Dissolution of calcium carbonate in the saltwater-freshwater
mixing zone of coastal carbonate aquifers up to now has been
treated by coupling geochemical equilibrium codes to a reactive-
transport model. The result is a complex nonlinear coupled set
of differential transport-advection equations, which need high
computational efforts. However, if dissolution rates of calcite are
sufficiently fast, such that one can assume the solution to be in
equilibrium with respect to calcite a highly simplified modelling
approach can be used. To calculate initial changes of porosity in
the rock matrix one only needs to solve the advection-transport
equation for salinity s in the freshwater lens and its transition
zone below the island. Current codes on density driven flow
such as SEAWAT can be used. To obtain the dissolution capacity
of the mixed saltwater-freshwater solutions the calcium equilibrium
concentration ceq(s) is obtained as a function of salinity by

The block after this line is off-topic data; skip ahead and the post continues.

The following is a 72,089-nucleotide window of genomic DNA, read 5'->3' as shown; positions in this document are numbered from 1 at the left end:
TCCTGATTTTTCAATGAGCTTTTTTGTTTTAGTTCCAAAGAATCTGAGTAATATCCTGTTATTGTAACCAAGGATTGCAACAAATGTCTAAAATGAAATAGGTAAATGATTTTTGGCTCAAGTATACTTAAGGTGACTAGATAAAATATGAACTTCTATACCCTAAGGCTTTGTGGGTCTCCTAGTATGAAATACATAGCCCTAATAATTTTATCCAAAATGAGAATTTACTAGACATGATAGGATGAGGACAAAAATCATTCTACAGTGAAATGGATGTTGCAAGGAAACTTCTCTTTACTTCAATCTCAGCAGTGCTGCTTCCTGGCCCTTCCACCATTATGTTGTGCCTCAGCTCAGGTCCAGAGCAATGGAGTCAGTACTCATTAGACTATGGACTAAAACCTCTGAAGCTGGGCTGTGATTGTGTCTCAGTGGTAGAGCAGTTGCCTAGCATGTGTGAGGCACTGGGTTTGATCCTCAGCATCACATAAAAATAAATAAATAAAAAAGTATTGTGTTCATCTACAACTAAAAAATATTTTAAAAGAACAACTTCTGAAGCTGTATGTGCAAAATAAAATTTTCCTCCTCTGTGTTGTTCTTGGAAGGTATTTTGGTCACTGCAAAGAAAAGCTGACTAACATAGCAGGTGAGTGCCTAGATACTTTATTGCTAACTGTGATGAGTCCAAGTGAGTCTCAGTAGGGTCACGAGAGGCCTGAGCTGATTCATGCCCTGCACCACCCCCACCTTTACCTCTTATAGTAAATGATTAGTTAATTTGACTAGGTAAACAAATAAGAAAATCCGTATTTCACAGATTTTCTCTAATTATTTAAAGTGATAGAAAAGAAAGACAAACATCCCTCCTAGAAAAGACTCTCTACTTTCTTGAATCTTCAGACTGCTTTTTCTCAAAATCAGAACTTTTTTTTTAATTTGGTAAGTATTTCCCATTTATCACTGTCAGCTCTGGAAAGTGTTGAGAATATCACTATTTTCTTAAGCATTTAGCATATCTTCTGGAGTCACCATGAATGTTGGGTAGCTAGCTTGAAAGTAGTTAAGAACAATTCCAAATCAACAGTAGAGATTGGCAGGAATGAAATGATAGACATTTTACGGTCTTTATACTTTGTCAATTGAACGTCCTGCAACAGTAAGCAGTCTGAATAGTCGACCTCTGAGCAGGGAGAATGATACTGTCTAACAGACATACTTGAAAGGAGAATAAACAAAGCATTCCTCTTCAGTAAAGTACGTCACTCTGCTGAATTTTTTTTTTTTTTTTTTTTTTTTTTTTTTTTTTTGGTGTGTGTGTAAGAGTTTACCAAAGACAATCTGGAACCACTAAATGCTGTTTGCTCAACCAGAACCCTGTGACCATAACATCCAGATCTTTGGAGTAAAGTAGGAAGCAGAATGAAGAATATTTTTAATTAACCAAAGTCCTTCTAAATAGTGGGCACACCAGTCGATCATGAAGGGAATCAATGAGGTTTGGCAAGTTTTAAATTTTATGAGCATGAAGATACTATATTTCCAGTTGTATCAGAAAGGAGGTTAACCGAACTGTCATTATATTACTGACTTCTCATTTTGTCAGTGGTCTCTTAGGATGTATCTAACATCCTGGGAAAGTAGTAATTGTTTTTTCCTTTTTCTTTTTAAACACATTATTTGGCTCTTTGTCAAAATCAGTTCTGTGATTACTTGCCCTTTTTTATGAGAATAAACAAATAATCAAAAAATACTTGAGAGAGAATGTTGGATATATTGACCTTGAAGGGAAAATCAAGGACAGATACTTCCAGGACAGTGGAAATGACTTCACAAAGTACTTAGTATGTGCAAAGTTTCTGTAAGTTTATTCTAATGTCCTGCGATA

PHREEQC-2. Initial porosity changes can then be calculated by
a simple analytical expression of the gradient of the spatial distribution
s(x, y) of salinity, the distribution of flow fluxes q(x,y)
and the second derivative of the calcium equilibrium concentration
ceq(s) with respect to salinity s.

This modelling approach is employed to porosity evolution in homogeneous and heterogeneous carbonate islands and coastal aquifers. The geometrical patterns of porosity changes and the reasons of their origin will be discussed in detail. The results reveal initial changes of porosity in the order of several 10-6 per year. This places the time scale of cavern evolution to orders from several tens of thousands to a hundred thousand years.

Download pdfThis modelling approach is employed to porosity evolution in homogeneous and heterogeneous carbonate islands and coastal aquifers. The geometrical patterns of porosity changes and the reasons of their origin will be discussed in detail. The results reveal initial changes of porosity in the order of several 10-6 per year. This places the time scale of cavern evolution to orders from several tens of thousands to a hundred thousand years.

Volume: 36

Issue: 1

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